Can Money Really Buy Love and Happiness?

  • Posted by a hidden member.
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    Jan 02, 2011 1:36 PM GMT
    From my past relationship, I realized that money doesn't buy love nor happiness? What is your take on this?

    I mean money helps make the material life easier but does it really make you happy? I made me think back to what my ex said about his friends and family only liked what he had rather than who he was. I did feel sorry for him because people around him were pretty superficial. In our relationship, I was first person to be down to earth and real with him. Well there were other reasons why we broke up but I just wanted to throw this out there to get your feedback ;)
  • Bunjamon

    Posts: 3161

    Jan 02, 2011 3:02 PM GMT
    Money can't make someone love you, but being able to be carefree about your expenses definitely makes you happier.
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    Jan 02, 2011 3:34 PM GMT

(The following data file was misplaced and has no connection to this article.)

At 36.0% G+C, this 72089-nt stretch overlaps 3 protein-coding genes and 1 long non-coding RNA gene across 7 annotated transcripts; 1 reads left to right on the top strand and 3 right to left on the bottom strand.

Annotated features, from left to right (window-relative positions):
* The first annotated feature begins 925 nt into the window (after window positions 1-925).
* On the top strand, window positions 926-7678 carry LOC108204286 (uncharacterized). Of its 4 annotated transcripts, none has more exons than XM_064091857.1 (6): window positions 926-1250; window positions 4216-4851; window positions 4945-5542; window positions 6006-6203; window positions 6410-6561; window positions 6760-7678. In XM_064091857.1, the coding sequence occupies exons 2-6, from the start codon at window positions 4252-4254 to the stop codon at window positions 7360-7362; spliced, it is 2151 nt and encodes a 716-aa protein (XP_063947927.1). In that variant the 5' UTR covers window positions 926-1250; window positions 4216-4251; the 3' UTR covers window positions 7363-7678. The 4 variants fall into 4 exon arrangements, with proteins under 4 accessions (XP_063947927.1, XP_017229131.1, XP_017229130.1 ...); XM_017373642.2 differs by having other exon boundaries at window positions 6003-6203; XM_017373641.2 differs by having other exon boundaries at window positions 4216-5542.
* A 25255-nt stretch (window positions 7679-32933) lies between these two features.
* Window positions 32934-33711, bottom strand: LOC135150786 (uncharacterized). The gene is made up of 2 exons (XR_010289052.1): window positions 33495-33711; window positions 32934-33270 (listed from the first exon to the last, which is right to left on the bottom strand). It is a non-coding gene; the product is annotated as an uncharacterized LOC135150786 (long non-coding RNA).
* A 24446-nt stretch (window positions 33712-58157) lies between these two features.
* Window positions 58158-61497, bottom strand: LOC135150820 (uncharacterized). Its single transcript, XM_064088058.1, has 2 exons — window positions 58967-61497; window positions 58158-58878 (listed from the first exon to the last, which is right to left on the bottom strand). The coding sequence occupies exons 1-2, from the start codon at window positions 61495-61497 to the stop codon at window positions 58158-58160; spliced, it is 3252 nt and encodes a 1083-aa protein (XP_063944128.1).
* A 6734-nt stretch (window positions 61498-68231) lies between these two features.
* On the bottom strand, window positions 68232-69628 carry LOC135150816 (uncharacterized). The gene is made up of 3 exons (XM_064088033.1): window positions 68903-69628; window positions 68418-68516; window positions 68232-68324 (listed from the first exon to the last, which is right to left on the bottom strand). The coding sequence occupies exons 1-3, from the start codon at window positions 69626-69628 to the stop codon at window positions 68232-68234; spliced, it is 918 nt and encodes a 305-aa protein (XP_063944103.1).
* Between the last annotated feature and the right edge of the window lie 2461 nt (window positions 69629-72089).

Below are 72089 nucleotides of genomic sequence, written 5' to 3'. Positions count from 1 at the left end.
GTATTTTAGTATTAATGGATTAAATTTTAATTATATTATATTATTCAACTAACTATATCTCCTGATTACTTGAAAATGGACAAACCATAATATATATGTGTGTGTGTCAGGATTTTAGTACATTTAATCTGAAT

For me, money means security, and that makes me feel happy/relieved.
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    Jan 02, 2011 3:42 PM GMT
    jprichva saidAs my wise old grampaw told me, "Money doesn't buy happiness, but it sure makes your misery a lot more comfortable."


    That's an awesome quote.
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    Jan 02, 2011 3:44 PM GMT


    We were both very poor and fell in love. Then, with that for inspiration, support, and dreams for a lifetime together, we both plunged in and made our fortunes, which fueled our happiness in that it made some of those dreams reality. icon_wink.gif

    -Doug
  • TheIStrat

    Posts: 777

    Jan 02, 2011 3:45 PM GMT
    No, but it buys everything else
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    Jan 02, 2011 3:53 PM GMT
    TheIStrat saidNo, but it buys everything else


    ^ this
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    Jan 02, 2011 4:42 PM GMT